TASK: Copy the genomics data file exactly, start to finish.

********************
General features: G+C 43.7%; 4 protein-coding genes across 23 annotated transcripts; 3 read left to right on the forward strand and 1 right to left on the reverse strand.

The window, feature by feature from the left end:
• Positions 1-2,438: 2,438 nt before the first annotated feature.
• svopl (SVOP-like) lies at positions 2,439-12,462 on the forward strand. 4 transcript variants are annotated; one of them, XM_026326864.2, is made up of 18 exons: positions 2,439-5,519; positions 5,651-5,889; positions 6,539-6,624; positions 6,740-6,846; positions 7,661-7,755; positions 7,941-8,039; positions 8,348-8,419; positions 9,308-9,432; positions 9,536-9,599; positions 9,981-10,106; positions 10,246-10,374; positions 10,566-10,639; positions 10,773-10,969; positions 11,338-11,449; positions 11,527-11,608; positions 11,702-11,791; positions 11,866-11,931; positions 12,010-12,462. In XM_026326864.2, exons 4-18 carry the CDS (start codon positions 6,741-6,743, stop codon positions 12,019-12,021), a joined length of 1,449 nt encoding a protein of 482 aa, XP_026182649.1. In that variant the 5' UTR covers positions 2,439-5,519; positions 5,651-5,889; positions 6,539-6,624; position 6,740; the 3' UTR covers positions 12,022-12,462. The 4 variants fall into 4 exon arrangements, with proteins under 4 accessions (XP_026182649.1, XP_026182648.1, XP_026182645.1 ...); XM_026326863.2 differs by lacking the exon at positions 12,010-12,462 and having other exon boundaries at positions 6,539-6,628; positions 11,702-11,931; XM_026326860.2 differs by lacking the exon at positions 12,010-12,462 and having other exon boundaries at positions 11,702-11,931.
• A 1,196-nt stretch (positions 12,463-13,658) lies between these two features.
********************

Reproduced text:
General features: G+C 43.7%; 4 protein-coding genes across 23 annotated transcripts; 3 read left to right on the forward strand and 1 right to left on the reverse strand.

The window, feature by feature from the left end:
• Positions 1-2,438: 2,438 nt before the first annotated feature.
• svopl (SVOP-like) lies at positions 2,439-12,462 on the forward strand. 4 transcript variants are annotated; one of them, XM_026326864.2, is made up of 18 exons: positions 2,439-5,519; positions 5,651-5,889; positions 6,539-6,624; positions 6,740-6,846; positions 7,661-7,755; positions 7,941-8,039; positions 8,348-8,419; positions 9,308-9,432; positions 9,536-9,599; positions 9,981-10,106; positions 10,246-10,374; positions 10,566-10,639; positions 10,773-10,969; positions 11,338-11,449; positions 11,527-11,608; positions 11,702-11,791; positions 11,866-11,931; positions 12,010-12,462. In XM_026326864.2, exons 4-18 carry the CDS (start codon positions 6,741-6,743, stop codon positions 12,019-12,021), a joined length of 1,449 nt encoding a protein of 482 aa, XP_026182649.1. In that variant the 5' UTR covers positions 2,439-5,519; positions 5,651-5,889; positions 6,539-6,624; position 6,740; the 3' UTR covers positions 12,022-12,462. The 4 variants fall into 4 exon arrangements, with proteins under 4 accessions (XP_026182649.1, XP_026182648.1, XP_026182645.1 ...); XM_026326863.2 differs by lacking the exon at positions 12,010-12,462 and having other exon boundaries at positions 6,539-6,628; positions 11,702-11,931; XM_026326860.2 differs by lacking the exon at positions 12,010-12,462 and having other exon boundaries at positions 11,702-11,931.
• A 1,196-nt stretch (positions 12,463-13,658) lies between these two features.